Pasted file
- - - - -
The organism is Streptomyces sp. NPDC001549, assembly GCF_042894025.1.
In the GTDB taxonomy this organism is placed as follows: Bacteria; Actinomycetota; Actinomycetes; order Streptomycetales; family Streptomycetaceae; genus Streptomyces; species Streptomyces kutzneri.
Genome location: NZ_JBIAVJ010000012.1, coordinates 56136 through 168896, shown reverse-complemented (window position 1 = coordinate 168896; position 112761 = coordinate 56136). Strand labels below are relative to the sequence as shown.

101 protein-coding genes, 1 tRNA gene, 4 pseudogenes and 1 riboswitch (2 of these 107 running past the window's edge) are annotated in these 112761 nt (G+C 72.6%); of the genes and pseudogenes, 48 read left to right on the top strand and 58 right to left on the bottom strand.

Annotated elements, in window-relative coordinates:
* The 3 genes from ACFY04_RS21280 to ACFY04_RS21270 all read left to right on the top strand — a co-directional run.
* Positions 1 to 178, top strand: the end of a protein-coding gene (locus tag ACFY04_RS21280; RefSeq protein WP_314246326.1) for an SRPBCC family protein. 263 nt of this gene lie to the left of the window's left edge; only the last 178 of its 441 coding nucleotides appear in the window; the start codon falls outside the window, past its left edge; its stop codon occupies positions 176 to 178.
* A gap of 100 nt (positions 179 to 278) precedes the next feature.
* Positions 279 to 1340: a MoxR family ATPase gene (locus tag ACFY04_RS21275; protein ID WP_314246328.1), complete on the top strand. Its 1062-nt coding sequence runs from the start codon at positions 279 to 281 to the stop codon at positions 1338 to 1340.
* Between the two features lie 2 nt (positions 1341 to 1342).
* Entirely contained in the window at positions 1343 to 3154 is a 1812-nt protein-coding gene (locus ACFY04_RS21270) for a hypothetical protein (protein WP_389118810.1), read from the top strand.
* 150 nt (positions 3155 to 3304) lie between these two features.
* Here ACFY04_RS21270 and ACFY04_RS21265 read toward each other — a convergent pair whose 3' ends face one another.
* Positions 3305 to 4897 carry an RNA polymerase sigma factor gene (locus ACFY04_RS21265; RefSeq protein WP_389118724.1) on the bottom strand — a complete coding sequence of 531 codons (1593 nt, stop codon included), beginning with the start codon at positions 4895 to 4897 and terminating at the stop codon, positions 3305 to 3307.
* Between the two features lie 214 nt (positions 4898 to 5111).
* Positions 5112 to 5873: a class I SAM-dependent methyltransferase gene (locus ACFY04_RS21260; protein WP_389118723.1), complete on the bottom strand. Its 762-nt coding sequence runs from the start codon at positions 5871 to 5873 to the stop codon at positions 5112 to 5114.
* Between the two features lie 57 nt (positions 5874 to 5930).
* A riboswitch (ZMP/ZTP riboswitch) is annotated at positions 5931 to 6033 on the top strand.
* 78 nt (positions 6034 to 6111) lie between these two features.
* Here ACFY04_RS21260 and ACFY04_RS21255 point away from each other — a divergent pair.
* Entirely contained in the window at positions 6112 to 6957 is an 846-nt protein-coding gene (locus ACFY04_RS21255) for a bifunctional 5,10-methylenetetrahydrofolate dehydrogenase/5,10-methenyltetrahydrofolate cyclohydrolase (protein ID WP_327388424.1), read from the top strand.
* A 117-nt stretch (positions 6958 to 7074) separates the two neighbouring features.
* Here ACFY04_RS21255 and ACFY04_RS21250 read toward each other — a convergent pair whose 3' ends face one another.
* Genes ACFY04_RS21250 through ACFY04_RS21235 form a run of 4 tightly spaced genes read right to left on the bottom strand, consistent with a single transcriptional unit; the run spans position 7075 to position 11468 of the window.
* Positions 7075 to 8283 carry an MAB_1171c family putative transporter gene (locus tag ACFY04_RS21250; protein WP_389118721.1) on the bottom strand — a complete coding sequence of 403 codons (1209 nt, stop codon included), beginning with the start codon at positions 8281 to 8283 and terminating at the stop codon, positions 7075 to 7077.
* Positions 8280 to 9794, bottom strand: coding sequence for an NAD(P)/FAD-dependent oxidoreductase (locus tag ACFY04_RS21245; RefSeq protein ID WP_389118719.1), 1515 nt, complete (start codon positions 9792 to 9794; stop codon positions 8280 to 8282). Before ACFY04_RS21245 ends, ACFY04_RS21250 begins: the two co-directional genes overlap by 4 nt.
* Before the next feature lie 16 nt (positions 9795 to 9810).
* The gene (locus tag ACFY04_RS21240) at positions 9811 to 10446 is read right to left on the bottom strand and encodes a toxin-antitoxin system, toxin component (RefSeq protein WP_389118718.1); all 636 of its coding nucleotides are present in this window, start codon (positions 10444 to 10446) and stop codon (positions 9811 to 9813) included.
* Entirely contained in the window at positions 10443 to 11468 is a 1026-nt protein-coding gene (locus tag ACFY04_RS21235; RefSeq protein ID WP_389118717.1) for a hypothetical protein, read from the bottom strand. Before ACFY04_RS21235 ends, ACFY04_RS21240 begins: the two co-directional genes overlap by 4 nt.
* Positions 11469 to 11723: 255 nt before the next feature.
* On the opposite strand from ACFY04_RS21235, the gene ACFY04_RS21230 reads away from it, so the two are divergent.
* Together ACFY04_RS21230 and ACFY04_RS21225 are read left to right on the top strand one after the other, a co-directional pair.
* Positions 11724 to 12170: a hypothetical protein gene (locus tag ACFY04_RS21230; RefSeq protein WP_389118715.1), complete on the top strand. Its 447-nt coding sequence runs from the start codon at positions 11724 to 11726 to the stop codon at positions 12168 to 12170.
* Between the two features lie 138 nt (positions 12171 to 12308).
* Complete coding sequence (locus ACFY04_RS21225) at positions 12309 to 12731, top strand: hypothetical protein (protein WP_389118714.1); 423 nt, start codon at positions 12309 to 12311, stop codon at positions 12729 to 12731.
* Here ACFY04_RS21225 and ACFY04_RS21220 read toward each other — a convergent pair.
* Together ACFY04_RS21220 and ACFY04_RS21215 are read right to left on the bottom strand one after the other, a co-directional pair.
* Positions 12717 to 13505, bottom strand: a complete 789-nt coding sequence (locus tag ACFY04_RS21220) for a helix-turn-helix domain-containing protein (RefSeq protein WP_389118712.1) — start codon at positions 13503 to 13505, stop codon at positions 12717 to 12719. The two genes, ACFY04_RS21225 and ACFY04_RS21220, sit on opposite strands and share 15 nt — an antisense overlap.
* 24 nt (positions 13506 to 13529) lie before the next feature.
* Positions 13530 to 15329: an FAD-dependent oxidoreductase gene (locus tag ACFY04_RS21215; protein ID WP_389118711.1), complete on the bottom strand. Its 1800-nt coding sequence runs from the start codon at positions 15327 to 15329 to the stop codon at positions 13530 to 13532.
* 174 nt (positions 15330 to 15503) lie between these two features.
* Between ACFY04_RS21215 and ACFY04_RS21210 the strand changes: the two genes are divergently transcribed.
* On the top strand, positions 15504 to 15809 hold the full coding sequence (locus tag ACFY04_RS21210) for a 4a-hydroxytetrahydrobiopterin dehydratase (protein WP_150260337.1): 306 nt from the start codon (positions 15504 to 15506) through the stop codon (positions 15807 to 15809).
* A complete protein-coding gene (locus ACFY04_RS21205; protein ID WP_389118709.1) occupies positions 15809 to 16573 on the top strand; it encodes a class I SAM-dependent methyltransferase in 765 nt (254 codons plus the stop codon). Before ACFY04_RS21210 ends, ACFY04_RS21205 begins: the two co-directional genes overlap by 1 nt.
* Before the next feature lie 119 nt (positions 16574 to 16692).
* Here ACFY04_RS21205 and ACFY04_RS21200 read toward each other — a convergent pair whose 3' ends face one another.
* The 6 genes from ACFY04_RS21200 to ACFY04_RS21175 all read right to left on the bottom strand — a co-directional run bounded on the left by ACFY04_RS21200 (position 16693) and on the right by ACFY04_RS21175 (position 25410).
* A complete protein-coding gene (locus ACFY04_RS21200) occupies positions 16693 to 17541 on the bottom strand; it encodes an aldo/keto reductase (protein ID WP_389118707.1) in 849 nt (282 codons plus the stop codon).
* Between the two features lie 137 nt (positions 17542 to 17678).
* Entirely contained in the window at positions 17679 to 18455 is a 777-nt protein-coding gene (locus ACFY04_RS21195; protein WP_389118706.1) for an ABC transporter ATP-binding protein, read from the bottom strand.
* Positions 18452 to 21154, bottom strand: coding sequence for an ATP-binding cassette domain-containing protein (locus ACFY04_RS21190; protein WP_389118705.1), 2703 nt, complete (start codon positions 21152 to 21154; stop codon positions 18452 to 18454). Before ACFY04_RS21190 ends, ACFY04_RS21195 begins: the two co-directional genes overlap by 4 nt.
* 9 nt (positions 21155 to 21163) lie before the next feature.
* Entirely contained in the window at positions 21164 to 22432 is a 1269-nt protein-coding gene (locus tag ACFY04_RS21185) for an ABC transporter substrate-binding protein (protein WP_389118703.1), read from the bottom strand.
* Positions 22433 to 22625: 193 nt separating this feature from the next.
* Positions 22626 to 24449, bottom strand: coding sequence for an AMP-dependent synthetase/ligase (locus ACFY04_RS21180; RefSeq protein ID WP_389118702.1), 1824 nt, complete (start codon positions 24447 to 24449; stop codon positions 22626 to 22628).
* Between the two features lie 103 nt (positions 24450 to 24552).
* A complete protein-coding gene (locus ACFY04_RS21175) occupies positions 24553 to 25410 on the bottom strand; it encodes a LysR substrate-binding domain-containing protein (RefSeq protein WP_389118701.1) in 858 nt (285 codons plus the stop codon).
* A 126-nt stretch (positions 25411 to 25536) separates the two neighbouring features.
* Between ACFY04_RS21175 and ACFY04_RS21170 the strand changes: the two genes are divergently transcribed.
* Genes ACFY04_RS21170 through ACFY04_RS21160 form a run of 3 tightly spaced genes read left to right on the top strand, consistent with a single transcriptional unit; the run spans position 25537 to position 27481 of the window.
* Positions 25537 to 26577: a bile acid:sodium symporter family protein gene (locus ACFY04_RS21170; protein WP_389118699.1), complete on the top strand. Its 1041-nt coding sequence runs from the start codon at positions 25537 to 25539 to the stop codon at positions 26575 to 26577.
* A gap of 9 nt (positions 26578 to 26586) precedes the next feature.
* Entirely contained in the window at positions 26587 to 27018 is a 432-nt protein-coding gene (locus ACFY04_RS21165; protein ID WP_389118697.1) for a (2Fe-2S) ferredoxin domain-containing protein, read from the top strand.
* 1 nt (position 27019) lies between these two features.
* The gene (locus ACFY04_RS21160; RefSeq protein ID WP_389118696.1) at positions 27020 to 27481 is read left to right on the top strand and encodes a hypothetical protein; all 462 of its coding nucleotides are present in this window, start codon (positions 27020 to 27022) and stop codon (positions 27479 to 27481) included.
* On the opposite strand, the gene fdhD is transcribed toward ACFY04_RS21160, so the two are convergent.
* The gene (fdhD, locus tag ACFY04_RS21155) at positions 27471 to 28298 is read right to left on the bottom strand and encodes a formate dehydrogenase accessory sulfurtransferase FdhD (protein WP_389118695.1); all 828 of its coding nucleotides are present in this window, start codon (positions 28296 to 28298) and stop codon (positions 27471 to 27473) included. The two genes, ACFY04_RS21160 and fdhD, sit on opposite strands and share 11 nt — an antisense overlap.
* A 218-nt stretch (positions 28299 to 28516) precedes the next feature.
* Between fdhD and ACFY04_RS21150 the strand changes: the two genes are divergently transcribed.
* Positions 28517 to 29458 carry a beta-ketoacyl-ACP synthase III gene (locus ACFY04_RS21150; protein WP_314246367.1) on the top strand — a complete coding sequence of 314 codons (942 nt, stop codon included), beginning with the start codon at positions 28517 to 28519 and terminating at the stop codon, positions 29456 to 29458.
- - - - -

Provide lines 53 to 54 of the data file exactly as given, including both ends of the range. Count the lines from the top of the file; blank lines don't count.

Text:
* Entirely contained in the window at positions 21164 to 22432 is a 1269-nt protein-coding gene (locus tag ACFY04_RS21185) for an ABC transporter substrate-binding protein (protein WP_389118703.1), read from the bottom strand.
* Positions 22433 to 22625: 193 nt separating this feature from the next.